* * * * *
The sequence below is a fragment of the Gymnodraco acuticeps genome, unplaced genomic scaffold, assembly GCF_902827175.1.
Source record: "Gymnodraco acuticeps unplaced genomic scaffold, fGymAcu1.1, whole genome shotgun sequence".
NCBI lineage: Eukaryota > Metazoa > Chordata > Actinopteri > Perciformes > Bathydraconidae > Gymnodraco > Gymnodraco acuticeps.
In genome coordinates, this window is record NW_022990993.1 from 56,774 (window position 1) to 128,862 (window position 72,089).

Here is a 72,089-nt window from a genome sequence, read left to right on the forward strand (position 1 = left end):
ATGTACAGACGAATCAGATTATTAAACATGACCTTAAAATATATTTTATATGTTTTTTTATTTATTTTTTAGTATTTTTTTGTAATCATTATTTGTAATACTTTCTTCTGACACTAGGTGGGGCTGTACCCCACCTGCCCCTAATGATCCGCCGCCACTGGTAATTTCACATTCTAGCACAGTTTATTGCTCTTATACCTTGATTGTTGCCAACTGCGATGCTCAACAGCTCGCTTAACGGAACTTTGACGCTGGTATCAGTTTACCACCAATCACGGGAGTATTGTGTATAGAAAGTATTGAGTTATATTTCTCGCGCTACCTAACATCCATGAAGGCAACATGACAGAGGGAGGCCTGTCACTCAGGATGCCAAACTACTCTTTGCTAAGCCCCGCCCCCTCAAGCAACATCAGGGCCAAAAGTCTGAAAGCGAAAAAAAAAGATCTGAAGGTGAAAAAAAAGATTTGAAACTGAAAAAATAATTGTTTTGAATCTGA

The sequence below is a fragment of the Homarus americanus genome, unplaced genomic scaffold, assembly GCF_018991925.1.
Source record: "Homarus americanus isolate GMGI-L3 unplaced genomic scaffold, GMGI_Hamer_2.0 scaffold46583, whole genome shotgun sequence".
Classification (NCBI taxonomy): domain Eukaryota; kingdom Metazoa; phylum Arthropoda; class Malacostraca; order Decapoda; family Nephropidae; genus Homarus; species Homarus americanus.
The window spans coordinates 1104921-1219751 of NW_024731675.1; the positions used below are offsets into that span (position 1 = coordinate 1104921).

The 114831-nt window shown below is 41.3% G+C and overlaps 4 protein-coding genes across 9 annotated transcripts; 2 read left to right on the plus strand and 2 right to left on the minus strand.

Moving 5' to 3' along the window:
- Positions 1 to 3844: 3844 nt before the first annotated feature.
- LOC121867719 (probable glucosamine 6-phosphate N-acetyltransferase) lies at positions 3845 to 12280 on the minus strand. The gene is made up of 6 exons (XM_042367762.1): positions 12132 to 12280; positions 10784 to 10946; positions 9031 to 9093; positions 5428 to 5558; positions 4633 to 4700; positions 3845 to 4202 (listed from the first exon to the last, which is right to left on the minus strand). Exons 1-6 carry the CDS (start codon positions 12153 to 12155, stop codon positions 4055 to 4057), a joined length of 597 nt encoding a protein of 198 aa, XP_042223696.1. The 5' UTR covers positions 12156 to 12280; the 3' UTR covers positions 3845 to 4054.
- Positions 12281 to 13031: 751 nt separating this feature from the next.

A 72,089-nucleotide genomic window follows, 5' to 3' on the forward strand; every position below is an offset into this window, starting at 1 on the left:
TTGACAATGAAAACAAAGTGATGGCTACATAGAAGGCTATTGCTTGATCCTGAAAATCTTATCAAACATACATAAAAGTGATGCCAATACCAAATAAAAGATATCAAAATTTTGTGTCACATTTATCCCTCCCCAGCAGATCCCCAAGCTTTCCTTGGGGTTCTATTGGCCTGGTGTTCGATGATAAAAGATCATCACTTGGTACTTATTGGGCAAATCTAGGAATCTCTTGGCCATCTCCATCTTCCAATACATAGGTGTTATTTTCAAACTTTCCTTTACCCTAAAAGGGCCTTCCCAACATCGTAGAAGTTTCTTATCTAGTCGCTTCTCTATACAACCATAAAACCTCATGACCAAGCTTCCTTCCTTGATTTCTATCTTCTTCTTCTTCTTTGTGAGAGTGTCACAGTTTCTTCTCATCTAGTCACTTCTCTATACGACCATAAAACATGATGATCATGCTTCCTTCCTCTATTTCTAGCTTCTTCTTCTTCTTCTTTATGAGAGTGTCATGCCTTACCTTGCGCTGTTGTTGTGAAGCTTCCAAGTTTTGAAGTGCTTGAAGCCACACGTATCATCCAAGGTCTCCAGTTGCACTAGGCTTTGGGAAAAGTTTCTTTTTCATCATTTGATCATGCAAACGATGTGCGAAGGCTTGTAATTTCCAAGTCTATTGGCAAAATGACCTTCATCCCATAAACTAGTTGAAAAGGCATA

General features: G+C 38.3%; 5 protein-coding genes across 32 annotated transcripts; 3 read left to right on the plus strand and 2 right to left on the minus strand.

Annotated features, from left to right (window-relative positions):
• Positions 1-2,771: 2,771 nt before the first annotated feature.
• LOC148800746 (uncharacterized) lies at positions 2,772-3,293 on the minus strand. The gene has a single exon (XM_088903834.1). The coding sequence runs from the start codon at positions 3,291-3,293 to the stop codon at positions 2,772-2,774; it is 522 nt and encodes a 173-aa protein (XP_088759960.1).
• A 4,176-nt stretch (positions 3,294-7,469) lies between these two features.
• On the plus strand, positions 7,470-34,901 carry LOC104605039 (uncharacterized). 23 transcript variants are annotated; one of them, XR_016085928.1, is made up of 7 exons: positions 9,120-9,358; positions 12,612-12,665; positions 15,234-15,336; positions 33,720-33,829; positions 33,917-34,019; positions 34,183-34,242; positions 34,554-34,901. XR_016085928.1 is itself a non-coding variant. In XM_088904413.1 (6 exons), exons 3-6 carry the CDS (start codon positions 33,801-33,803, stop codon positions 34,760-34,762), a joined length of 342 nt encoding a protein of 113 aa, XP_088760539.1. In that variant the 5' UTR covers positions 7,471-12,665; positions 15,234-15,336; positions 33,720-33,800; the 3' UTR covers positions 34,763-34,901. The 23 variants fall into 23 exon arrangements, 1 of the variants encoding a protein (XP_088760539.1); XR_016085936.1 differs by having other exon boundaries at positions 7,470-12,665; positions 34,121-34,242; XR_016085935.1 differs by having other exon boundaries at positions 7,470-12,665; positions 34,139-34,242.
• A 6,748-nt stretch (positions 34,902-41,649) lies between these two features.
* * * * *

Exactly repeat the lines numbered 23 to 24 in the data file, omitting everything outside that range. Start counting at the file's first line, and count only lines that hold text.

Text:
• On the plus strand, positions 7,470-34,901 carry LOC104605039 (uncharacterized). 23 transcript variants are annotated; one of them, XR_016085928.1, is made up of 7 exons: positions 9,120-9,358; positions 12,612-12,665; positions 15,234-15,336; positions 33,720-33,829; positions 33,917-34,019; positions 34,183-34,242; positions 34,554-34,901. XR_016085928.1 is itself a non-coding variant. In XM_088904413.1 (6 exons), exons 3-6 carry the CDS (start codon positions 33,801-33,803, stop codon positions 34,760-34,762), a joined length of 342 nt encoding a protein of 113 aa, XP_088760539.1. In that variant the 5' UTR covers positions 7,471-12,665; positions 15,234-15,336; positions 33,720-33,800; the 3' UTR covers positions 34,763-34,901. The 23 variants fall into 23 exon arrangements, 1 of the variants encoding a protein (XP_088760539.1); XR_016085936.1 differs by having other exon boundaries at positions 7,470-12,665; positions 34,121-34,242; XR_016085935.1 differs by having other exon boundaries at positions 7,470-12,665; positions 34,139-34,242.
• A 6,748-nt stretch (positions 34,902-41,649) lies between these two features.